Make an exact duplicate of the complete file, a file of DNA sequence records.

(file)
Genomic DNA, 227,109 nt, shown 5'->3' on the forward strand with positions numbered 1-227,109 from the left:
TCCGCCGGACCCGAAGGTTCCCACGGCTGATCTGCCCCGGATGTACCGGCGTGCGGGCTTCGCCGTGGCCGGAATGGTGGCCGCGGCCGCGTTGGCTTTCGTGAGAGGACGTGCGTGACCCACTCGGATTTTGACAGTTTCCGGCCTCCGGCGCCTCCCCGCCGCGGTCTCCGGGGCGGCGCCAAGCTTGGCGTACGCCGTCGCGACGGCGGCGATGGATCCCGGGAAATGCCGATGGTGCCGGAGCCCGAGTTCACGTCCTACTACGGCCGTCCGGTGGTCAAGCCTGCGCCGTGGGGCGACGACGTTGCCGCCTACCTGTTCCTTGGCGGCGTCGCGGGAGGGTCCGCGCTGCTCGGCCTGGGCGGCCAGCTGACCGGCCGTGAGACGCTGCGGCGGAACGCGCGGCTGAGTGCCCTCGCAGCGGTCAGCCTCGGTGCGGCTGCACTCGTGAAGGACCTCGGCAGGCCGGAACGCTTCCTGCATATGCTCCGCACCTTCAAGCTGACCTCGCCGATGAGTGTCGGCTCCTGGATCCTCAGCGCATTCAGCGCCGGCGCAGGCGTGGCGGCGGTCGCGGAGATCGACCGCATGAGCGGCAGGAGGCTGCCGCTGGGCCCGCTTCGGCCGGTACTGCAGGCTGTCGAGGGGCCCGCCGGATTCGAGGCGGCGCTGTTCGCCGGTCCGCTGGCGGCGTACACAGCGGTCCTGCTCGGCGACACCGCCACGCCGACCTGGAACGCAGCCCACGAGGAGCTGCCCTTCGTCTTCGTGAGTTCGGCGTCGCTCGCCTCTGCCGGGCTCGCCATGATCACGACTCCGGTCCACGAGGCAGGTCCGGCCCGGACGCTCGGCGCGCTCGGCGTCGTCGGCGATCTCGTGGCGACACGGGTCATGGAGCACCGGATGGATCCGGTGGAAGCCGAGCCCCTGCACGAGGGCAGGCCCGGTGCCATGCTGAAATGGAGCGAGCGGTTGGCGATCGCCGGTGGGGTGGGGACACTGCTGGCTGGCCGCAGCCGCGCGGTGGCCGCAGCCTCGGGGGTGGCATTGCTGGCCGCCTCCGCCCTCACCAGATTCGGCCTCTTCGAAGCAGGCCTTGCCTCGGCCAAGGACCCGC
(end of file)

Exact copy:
Genomic DNA, 227,109 nt, shown 5'->3' on the forward strand with positions numbered 1-227,109 from the left:
TCCGCCGGACCCGAAGGTTCCCACGGCTGATCTGCCCCGGATGTACCGGCGTGCGGGCTTCGCCGTGGCCGGAATGGTGGCCGCGGCCGCGTTGGCTTTCGTGAGAGGACGTGCGTGACCCACTCGGATTTTGACAGTTTCCGGCCTCCGGCGCCTCCCCGCCGCGGTCTCCGGGGCGGCGCCAAGCTTGGCGTACGCCGTCGCGACGGCGGCGATGGATCCCGGGAAATGCCGATGGTGCCGGAGCCCGAGTTCACGTCCTACTACGGCCGTCCGGTGGTCAAGCCTGCGCCGTGGGGCGACGACGTTGCCGCCTACCTGTTCCTTGGCGGCGTCGCGGGAGGGTCCGCGCTGCTCGGCCTGGGCGGCCAGCTGACCGGCCGTGAGACGCTGCGGCGGAACGCGCGGCTGAGTGCCCTCGCAGCGGTCAGCCTCGGTGCGGCTGCACTCGTGAAGGACCTCGGCAGGCCGGAACGCTTCCTGCATATGCTCCGCACCTTCAAGCTGACCTCGCCGATGAGTGTCGGCTCCTGGATCCTCAGCGCATTCAGCGCCGGCGCAGGCGTGGCGGCGGTCGCGGAGATCGACCGCATGAGCGGCAGGAGGCTGCCGCTGGGCCCGCTTCGGCCGGTACTGCAGGCTGTCGAGGGGCCCGCCGGATTCGAGGCGGCGCTGTTCGCCGGTCCGCTGGCGGCGTACACAGCGGTCCTGCTCGGCGACACCGCCACGCCGACCTGGAACGCAGCCCACGAGGAGCTGCCCTTCGTCTTCGTGAGTTCGGCGTCGCTCGCCTCTGCCGGGCTCGCCATGATCACGACTCCGGTCCACGAGGCAGGTCCGGCCCGGACGCTCGGCGCGCTCGGCGTCGTCGGCGATCTCGTGGCGACACGGGTCATGGAGCACCGGATGGATCCGGTGGAAGCCGAGCCCCTGCACGAGGGCAGGCCCGGTGCCATGCTGAAATGGAGCGAGCGGTTGGCGATCGCCGGTGGGGTGGGGACACTGCTGGCTGGCCGCAGCCGCGCGGTGGCCGCAGCCTCGGGGGTGGCATTGCTGGCCGCCTCCGCCCTCACCAGATTCGGCCTCTTCGAAGCAGGCCTTGCCTCGGCCAAGGACCCGC